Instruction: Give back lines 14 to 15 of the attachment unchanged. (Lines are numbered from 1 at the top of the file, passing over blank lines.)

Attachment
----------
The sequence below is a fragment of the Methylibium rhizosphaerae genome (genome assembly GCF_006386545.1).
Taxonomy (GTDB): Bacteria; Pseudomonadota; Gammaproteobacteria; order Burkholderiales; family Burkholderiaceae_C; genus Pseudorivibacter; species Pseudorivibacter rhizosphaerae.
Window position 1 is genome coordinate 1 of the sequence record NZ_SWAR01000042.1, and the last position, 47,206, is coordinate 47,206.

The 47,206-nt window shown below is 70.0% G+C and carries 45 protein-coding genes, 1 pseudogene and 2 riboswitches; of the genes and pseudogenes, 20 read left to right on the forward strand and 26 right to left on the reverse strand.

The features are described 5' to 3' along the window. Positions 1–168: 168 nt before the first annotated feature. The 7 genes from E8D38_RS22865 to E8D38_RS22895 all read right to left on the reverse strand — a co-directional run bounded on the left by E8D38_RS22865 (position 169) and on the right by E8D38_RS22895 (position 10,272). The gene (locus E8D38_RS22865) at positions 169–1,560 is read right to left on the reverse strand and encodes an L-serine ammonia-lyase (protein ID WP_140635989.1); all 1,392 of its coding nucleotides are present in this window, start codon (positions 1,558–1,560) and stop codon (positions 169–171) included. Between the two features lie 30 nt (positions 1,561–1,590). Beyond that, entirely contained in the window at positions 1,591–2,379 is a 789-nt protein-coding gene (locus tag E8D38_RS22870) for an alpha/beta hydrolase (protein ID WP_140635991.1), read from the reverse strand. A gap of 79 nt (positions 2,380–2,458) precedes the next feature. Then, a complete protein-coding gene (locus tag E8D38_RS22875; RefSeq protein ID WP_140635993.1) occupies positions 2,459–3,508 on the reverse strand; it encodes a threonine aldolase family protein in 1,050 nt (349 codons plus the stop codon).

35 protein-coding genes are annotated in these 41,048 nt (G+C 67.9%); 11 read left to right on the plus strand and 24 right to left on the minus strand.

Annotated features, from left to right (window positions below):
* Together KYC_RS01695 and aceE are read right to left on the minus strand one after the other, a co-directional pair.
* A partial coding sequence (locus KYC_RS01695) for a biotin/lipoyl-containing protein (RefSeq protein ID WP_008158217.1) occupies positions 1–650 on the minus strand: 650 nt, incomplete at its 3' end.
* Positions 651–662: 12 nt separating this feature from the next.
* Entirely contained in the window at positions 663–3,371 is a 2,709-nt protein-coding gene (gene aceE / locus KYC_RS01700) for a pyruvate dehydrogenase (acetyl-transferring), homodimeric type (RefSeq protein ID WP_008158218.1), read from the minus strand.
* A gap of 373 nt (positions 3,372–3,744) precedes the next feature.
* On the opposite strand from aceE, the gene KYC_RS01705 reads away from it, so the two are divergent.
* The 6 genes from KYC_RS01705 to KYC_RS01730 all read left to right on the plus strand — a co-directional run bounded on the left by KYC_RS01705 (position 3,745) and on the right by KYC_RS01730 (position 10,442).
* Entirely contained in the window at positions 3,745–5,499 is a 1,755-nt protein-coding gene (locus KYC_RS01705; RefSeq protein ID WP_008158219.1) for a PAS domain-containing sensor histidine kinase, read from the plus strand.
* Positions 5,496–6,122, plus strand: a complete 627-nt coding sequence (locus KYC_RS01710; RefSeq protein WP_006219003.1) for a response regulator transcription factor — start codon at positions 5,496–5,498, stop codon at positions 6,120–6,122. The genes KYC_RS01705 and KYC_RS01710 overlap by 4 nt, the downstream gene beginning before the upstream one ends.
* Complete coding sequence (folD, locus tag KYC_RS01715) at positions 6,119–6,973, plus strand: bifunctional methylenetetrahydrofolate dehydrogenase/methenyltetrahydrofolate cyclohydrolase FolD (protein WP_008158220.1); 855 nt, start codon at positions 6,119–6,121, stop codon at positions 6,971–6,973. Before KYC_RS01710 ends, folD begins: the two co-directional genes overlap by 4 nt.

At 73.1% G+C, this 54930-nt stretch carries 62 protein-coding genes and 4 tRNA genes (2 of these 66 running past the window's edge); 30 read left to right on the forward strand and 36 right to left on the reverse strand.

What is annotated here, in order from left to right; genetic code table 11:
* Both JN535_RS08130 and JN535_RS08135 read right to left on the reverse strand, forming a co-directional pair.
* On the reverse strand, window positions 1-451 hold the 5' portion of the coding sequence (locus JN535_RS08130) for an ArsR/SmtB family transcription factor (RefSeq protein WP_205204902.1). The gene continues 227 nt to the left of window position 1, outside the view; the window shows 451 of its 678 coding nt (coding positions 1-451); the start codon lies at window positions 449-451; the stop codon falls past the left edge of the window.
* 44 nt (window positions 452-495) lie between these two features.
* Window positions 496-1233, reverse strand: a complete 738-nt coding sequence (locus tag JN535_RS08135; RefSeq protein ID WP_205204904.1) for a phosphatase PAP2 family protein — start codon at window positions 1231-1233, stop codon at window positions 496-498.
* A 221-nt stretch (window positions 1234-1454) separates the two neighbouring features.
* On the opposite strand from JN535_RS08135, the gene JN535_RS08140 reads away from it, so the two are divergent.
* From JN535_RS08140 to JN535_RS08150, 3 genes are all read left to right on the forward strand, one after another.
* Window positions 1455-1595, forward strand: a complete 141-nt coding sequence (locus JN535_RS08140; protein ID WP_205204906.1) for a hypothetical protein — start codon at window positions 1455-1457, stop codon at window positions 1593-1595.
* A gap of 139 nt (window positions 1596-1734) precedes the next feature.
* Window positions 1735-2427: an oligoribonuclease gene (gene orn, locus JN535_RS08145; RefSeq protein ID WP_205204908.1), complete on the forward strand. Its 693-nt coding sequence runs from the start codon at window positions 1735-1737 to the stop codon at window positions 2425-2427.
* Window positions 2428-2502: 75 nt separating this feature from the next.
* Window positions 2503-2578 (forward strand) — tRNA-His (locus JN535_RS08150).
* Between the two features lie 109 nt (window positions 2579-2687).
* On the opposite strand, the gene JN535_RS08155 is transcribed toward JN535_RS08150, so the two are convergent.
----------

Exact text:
* The 6 genes from KYC_RS01705 to KYC_RS01730 all read left to right on the plus strand — a co-directional run bounded on the left by KYC_RS01705 (position 3,745) and on the right by KYC_RS01730 (position 10,442).
* Entirely contained in the window at positions 3,745–5,499 is a 1,755-nt protein-coding gene (locus KYC_RS01705; RefSeq protein ID WP_008158219.1) for a PAS domain-containing sensor histidine kinase, read from the plus strand.